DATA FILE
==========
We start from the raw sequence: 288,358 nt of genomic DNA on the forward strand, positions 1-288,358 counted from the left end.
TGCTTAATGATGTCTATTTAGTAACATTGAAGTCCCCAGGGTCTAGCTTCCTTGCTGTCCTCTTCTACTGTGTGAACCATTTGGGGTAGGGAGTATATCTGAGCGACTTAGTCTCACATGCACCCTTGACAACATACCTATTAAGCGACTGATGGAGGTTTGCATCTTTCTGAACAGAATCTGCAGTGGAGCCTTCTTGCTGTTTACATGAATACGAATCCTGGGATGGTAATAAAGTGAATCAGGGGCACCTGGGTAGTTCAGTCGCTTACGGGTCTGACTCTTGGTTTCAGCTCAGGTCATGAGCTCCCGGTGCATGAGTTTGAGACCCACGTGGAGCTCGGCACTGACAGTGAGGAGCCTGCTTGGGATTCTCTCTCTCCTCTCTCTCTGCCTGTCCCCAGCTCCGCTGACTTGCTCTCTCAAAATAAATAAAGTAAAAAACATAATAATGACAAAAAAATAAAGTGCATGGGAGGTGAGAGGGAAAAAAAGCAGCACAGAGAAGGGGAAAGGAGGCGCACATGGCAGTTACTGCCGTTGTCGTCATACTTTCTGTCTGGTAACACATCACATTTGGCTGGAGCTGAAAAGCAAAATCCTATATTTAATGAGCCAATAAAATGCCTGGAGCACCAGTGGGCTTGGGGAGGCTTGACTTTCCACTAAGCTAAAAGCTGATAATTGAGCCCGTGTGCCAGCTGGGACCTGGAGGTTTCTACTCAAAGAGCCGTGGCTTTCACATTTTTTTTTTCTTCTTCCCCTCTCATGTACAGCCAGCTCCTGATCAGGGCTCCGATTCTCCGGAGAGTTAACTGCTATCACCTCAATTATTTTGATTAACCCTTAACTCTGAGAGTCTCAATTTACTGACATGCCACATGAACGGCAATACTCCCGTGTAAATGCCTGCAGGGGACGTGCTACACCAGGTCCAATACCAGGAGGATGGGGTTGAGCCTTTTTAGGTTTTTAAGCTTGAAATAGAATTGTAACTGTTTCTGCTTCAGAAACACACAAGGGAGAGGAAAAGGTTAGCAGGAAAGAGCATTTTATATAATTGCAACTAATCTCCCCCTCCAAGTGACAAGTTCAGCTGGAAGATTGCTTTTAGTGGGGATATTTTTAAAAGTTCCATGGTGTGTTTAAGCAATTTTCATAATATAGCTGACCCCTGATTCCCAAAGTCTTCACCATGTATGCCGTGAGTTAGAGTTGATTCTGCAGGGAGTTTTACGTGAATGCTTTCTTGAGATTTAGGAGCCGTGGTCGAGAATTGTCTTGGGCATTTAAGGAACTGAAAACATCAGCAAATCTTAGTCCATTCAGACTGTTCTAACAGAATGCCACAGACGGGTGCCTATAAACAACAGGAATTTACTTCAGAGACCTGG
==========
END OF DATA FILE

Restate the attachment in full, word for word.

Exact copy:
We start from the raw sequence: 288,358 nt of genomic DNA on the forward strand, positions 1-288,358 counted from the left end.
TGCTTAATGATGTCTATTTAGTAACATTGAAGTCCCCAGGGTCTAGCTTCCTTGCTGTCCTCTTCTACTGTGTGAACCATTTGGGGTAGGGAGTATATCTGAGCGACTTAGTCTCACATGCACCCTTGACAACATACCTATTAAGCGACTGATGGAGGTTTGCATCTTTCTGAACAGAATCTGCAGTGGAGCCTTCTTGCTGTTTACATGAATACGAATCCTGGGATGGTAATAAAGTGAATCAGGGGCACCTGGGTAGTTCAGTCGCTTACGGGTCTGACTCTTGGTTTCAGCTCAGGTCATGAGCTCCCGGTGCATGAGTTTGAGACCCACGTGGAGCTCGGCACTGACAGTGAGGAGCCTGCTTGGGATTCTCTCTCTCCTCTCTCTCTGCCTGTCCCCAGCTCCGCTGACTTGCTCTCTCAAAATAAATAAAGTAAAAAACATAATAATGACAAAAAAATAAAGTGCATGGGAGGTGAGAGGGAAAAAAAGCAGCACAGAGAAGGGGAAAGGAGGCGCACATGGCAGTTACTGCCGTTGTCGTCATACTTTCTGTCTGGTAACACATCACATTTGGCTGGAGCTGAAAAGCAAAATCCTATATTTAATGAGCCAATAAAATGCCTGGAGCACCAGTGGGCTTGGGGAGGCTTGACTTTCCACTAAGCTAAAAGCTGATAATTGAGCCCGTGTGCCAGCTGGGACCTGGAGGTTTCTACTCAAAGAGCCGTGGCTTTCACATTTTTTTTTTCTTCTTCCCCTCTCATGTACAGCCAGCTCCTGATCAGGGCTCCGATTCTCCGGAGAGTTAACTGCTATCACCTCAATTATTTTGATTAACCCTTAACTCTGAGAGTCTCAATTTACTGACATGCCACATGAACGGCAATACTCCCGTGTAAATGCCTGCAGGGGACGTGCTACACCAGGTCCAATACCAGGAGGATGGGGTTGAGCCTTTTTAGGTTTTTAAGCTTGAAATAGAATTGTAACTGTTTCTGCTTCAGAAACACACAAGGGAGAGGAAAAGGTTAGCAGGAAAGAGCATTTTATATAATTGCAACTAATCTCCCCCTCCAAGTGACAAGTTCAGCTGGAAGATTGCTTTTAGTGGGGATATTTTTAAAAGTTCCATGGTGTGTTTAAGCAATTTTCATAATATAGCTGACCCCTGATTCCCAAAGTCTTCACCATGTATGCCGTGAGTTAGAGTTGATTCTGCAGGGAGTTTTACGTGAATGCTTTCTTGAGATTTAGGAGCCGTGGTCGAGAATTGTCTTGGGCATTTAAGGAACTGAAAACATCAGCAAATCTTAGTCCATTCAGACTGTTCTAACAGAATGCCACAGACGGGTGCCTATAAACAACAGGAATTTACTTCAGAGACCTGG